We're having an election. It was supposed to be on March 11, but the Irish government couldn't even hold on that long and now election day looks like it will be February 25. Unfortunately for all those thousands of (mostly young) Irish who have been forced to leave Ireland and seek work elsewhere, the election will not include them. They are ineligible to vote.

I was listening to a news program last week, one that features a weekly slot with American (right wing) talk show host Michael Graham. When Graham innocently asked how Ireland's emigrants would vote in the upcoming election, he was shocked to learn that they have no vote. Graham noted that America allows its citizens abroad to vote by mail and that in his town - near Boston - they recently had a large news item about all the Brazilians voting there in Brazil's election. How could Ireland not offer the same to its citizens?

It's true, however. Ireland is just about the only democracy that doesn't allow its citizens abroad to vote. For Pete's sake it is only two weeks ago that stories about Sudanese emigrants voting in their recent referendum were featured in local papers across America and throughout the world. Sudan! If Sudan can afford - monetarily and politically - to allow its citizens outside the country to vote why can't Ireland? {Photo - Rwandan woman voting at her country's embassy in Sweden.}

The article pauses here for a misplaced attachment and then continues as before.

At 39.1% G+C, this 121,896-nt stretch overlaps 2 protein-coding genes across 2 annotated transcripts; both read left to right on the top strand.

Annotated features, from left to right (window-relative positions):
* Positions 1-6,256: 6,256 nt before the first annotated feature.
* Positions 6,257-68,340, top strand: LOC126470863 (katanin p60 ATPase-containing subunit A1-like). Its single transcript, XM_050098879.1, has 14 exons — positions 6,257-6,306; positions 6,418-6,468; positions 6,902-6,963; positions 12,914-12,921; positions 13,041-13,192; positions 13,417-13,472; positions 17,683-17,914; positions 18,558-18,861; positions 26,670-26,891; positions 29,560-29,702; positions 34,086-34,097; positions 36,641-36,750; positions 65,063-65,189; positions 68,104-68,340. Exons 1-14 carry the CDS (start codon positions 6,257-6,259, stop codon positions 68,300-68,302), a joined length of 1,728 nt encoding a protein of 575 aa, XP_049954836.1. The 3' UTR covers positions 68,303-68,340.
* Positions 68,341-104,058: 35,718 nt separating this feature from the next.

There's a lot of focus in Ireland right now on how the foreign media is portraying the country in the current political crisis. Sure the Irish government is making a mess and the media is paying a lot of attention, but we all know that this will blow over. All countries go through some political upheaval at times, but the rule of law and democracy are not threatened. It's a soon-to-be-forgotten media firestorm.

Far more embarrassing, but less widely known is that Ireland disenfranchises those who choose or are compelled to move away.

Many of those who oppose emigrant voting rights are extremely smug. They dismiss the rights of Irish citizens who live outside Ireland. They say that when you leave you have no right to have a say in how the country is run.

Their most repeated argument is that if you don't pay taxes you shouldn't get to vote, equating citizen with taxpayer. What really annoys me is that they misquote and abuse a slogan of the American revolution in making their case. "No representation without taxation" they claim, sometimes even invoking America's founders as they do so.

As all Americans know full well, the slogan is "No taxation without representation," which is a perfectly reasonable argument by any democrat. The other is a perfectly reasonable argument by someone who is arrogant, uncaring and undemocratic with a secure job and no worries about having to leave the country and who doesn't give a fiddler's curse about those who do.

{You can sign an online petition here to protest against this denial of citizens' democratic rights.}